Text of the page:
A clean, crisp and bright organic gin with a more forward fruit flavor profile of fig, black licorice that follows with hints of spice and juniper.   







Tasting Notes: "With every sip you'll enjoy the juicy flavor of an orange freshly picked from the grove, noticing just a hint of fresh raspberry."



Thursday, February 23, 2012

Delilah's Slap 'n Tickle using W.R. White Rye Whiskey

Delilah's Slap and Tickle

2 oz. W. R. White Rye Whiskey
1 oz. Orange/Honey/Sage Simple Syrup
3/4 oz. Fresh Squeezed Lemon Juice
2 Dashes Orange Bitters
Ginger Ale
Sprig of fresh sage (garnish)

Combine whiskey, syrup, lemon juice, and orange bitters in a mixing glass. Add ice to Boston Shaker and shake ingredients for 10 seconds.  Strain into an ice-filled Collins glass and add a generous splash of ginger ale.  Gently stir, and garnish with a fresh sprig of sage and a swizzle stick. Release the essential aroma of the herb by placing the sage sprig in one palm of your hands and "slapping" it with the other hand before garnishing the cocktail.  







Orange/Honey/Sage Simple Syrup
4 oz. locally-sourced honey
4 oz. water
8 oz. Orange Marmalade
1/2 cup fine granulated sugar
Juice of two oranges
1/4 cup fresh sage leaves

Heat water in a non-reactive pan over medium heat. Add honey, stirring until completely dissolved. Add orange marmalade and continue stirring until dissolved.  Add sugar and the juice of one orange, and continue stirring until dissolved. Remove from heat and add sage leaves. Steep in syrup for 15-20 minutes or until flavor profile is achieved.  Remove sage, fine strain into a bottle and refrigerate for up to 2 weeks.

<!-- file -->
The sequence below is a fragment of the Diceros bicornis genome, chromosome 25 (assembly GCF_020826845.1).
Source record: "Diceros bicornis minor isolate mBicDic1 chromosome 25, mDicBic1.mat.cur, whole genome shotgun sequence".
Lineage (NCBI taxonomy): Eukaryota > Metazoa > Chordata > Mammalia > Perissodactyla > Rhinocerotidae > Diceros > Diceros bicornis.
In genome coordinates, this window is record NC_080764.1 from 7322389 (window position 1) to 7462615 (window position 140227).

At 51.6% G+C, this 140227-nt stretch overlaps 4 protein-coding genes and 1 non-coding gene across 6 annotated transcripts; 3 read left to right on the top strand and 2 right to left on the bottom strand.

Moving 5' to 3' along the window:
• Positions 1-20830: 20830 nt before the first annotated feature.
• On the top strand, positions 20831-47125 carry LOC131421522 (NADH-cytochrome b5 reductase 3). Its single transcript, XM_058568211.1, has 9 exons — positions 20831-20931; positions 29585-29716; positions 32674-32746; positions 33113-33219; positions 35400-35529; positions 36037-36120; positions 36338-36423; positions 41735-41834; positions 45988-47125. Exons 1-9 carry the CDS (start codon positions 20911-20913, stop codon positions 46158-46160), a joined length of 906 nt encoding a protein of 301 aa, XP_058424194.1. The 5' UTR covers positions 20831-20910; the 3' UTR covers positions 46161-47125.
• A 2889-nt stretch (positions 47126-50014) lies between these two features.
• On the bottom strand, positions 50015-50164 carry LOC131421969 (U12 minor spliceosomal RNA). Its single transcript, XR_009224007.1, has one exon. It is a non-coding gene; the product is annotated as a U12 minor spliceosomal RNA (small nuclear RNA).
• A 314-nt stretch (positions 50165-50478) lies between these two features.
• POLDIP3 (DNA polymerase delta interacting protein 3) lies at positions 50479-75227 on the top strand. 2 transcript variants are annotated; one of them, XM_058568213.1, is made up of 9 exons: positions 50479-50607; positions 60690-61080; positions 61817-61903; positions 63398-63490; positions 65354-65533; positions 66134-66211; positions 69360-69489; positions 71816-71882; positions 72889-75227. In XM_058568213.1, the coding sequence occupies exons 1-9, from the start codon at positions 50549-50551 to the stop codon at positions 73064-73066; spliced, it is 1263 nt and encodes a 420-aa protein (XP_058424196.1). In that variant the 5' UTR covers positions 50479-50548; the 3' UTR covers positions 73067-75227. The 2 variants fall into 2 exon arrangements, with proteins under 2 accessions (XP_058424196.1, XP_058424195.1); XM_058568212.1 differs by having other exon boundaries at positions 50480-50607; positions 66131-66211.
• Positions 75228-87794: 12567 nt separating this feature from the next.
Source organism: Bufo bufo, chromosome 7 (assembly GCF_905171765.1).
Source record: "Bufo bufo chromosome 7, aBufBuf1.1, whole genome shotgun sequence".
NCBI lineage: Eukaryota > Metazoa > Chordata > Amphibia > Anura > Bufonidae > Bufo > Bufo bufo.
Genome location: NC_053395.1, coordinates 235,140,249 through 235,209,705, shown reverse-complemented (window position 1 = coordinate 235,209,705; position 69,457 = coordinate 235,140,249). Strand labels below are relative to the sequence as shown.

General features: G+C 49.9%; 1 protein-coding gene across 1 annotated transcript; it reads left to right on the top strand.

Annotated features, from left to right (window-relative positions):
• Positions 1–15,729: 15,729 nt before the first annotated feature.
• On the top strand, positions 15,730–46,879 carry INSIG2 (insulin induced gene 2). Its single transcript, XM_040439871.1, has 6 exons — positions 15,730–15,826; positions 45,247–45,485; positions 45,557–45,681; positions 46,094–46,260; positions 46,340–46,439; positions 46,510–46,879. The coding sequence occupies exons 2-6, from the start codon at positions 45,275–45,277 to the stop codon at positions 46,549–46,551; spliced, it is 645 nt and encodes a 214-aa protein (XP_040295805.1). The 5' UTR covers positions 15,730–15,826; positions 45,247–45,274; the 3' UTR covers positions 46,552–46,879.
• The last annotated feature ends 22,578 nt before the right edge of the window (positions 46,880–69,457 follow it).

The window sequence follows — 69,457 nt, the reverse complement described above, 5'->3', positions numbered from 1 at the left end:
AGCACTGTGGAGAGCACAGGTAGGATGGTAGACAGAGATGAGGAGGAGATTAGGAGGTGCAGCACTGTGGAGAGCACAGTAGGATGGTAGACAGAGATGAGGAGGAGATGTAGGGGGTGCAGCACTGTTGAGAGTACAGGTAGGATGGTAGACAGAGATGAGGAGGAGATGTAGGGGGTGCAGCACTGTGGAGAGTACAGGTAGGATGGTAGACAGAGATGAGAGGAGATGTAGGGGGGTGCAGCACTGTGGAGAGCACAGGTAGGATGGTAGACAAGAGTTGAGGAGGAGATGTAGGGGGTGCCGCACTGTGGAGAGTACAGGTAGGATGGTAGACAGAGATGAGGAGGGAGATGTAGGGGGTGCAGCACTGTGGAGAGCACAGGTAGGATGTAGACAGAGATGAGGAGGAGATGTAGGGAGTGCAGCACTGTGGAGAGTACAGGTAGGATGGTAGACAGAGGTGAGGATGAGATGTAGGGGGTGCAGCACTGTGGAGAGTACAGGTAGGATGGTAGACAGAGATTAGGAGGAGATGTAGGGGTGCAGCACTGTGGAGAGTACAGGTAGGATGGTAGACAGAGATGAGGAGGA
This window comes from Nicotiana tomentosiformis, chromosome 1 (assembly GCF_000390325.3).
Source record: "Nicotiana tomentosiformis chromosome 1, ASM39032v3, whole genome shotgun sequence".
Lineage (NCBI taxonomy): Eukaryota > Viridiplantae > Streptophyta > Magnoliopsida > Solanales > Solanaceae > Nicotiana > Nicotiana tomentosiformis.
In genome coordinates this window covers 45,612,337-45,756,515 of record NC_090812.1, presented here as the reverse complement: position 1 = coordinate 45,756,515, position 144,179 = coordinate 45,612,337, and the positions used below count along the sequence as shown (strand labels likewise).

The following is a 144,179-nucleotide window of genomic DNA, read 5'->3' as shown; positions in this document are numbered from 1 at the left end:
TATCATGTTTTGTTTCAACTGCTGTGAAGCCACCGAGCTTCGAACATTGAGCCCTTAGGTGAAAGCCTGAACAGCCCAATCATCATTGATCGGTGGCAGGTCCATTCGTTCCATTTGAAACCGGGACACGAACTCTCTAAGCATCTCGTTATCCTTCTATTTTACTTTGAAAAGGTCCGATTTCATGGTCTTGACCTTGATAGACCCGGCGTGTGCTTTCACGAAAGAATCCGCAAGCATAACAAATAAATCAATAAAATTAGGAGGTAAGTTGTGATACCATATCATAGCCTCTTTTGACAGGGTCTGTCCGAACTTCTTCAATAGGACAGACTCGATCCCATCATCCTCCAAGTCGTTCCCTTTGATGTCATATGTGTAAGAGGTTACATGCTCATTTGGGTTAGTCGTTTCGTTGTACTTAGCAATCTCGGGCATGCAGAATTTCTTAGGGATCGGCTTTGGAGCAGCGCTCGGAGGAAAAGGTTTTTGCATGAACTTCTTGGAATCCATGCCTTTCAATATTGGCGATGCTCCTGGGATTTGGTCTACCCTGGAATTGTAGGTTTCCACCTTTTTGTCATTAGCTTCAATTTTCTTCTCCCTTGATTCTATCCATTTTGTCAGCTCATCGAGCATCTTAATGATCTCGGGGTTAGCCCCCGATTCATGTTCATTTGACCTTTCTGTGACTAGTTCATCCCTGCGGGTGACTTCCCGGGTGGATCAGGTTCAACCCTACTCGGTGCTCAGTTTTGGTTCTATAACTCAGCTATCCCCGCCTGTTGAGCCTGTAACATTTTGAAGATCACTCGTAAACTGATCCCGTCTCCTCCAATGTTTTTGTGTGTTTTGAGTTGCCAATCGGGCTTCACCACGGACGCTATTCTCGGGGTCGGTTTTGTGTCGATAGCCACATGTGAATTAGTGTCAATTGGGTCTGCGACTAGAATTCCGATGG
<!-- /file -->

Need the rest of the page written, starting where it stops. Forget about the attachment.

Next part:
Delilah DeWylde & The Lost Boys
This cocktail creation is inspired by Delilah DeDwylde & The Lost Boys' most  recent performance at Old Dog Tavern in Kalamazoo, MI.   The name was inspired by Delilah's upright bass/lead vocal performance.  She has been described as, "Her outsized stage presence is the centerpiece of the show — one minute singing sweetly, the next standing on her bass and slapping it into submission." The trio describe themselves as "a succession of no-good punks and ill-mannered teenagers that took the best of American roots music — hard-partying honky tonk country, searing gutbucket blues and lonesome hillbilly twang — and distilled it into a potent moonshine known as rockabilly. This combustible formula, passed down through the generations, forms the heart of the revved-up stylings of Delilah DeWylde and the Lost Boys."  I recently described the band after a live stage performance, "if Buddy Holly, Chet Atkins and Patsy Cline had a three-way at Pulp Fiction's "Jack Rabbit Slim's," the triplets of Delilah and her Lost Boys would have been conceived."

I decided to use W. R. White Rye Whiskey from Journeyman Distillery (Three Oaks, MI) as the backbone of this creation. Rye Whiskey has a clean, crisp and slightly spicy flavor profile, very reminiscent of the trio's Friday evening performance, as opposed to the bitter/sweet flavor profile of corn-based moonshine. The orange/honey/sage simple syrup flavors represent each member of the trio. Honey represents Delilah DeWylde (Upright Bass/Lead Vocal) with its sweet and astringent heating components, just like Delilah heats up the crowd with her onstage performance and her sweet, pure and earthy vocals. Orange represents Lee Harvey (Guitar), who happens to play an orange Gretsch Guitar.  Orange gets brighter with the flavor of lemon, and Lee Harvey's relationship with his guitar is a bright and vibrant one that heats up as the evening progresses. Sage represents drummer D. J. McCoy.  Sage is a moderate-heavy weight herb and speaks in loud volumes as the driving flavor force in the syrup.  D. J. brings everything together with the backbone beat just like Sage adds the perfect element to this flavored simple syrup.